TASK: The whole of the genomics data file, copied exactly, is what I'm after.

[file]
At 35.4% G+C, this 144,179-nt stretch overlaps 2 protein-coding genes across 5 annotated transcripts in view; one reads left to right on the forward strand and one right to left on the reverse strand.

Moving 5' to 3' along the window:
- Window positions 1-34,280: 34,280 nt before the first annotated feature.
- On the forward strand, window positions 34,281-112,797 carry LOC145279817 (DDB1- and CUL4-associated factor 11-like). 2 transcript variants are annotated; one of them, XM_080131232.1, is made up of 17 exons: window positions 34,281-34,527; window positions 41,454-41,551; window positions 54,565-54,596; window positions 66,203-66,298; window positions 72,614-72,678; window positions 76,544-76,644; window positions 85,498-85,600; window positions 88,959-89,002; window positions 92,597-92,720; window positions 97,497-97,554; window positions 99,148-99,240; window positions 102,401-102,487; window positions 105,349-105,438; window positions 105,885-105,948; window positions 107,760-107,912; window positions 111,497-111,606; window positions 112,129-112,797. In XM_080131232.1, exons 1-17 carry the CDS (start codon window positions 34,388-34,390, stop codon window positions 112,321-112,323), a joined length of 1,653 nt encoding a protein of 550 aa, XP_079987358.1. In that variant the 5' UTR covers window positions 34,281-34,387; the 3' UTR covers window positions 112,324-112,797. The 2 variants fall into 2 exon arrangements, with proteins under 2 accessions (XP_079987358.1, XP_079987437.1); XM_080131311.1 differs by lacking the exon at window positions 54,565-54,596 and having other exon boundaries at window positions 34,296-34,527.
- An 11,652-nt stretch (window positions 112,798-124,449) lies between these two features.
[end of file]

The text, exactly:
At 35.4% G+C, this 144,179-nt stretch overlaps 2 protein-coding genes across 5 annotated transcripts in view; one reads left to right on the forward strand and one right to left on the reverse strand.

Moving 5' to 3' along the window:
- Window positions 1-34,280: 34,280 nt before the first annotated feature.
- On the forward strand, window positions 34,281-112,797 carry LOC145279817 (DDB1- and CUL4-associated factor 11-like). 2 transcript variants are annotated; one of them, XM_080131232.1, is made up of 17 exons: window positions 34,281-34,527; window positions 41,454-41,551; window positions 54,565-54,596; window positions 66,203-66,298; window positions 72,614-72,678; window positions 76,544-76,644; window positions 85,498-85,600; window positions 88,959-89,002; window positions 92,597-92,720; window positions 97,497-97,554; window positions 99,148-99,240; window positions 102,401-102,487; window positions 105,349-105,438; window positions 105,885-105,948; window positions 107,760-107,912; window positions 111,497-111,606; window positions 112,129-112,797. In XM_080131232.1, exons 1-17 carry the CDS (start codon window positions 34,388-34,390, stop codon window positions 112,321-112,323), a joined length of 1,653 nt encoding a protein of 550 aa, XP_079987358.1. In that variant the 5' UTR covers window positions 34,281-34,387; the 3' UTR covers window positions 112,324-112,797. The 2 variants fall into 2 exon arrangements, with proteins under 2 accessions (XP_079987358.1, XP_079987437.1); XM_080131311.1 differs by lacking the exon at window positions 54,565-54,596 and having other exon boundaries at window positions 34,296-34,527.
- An 11,652-nt stretch (window positions 112,798-124,449) lies between these two features.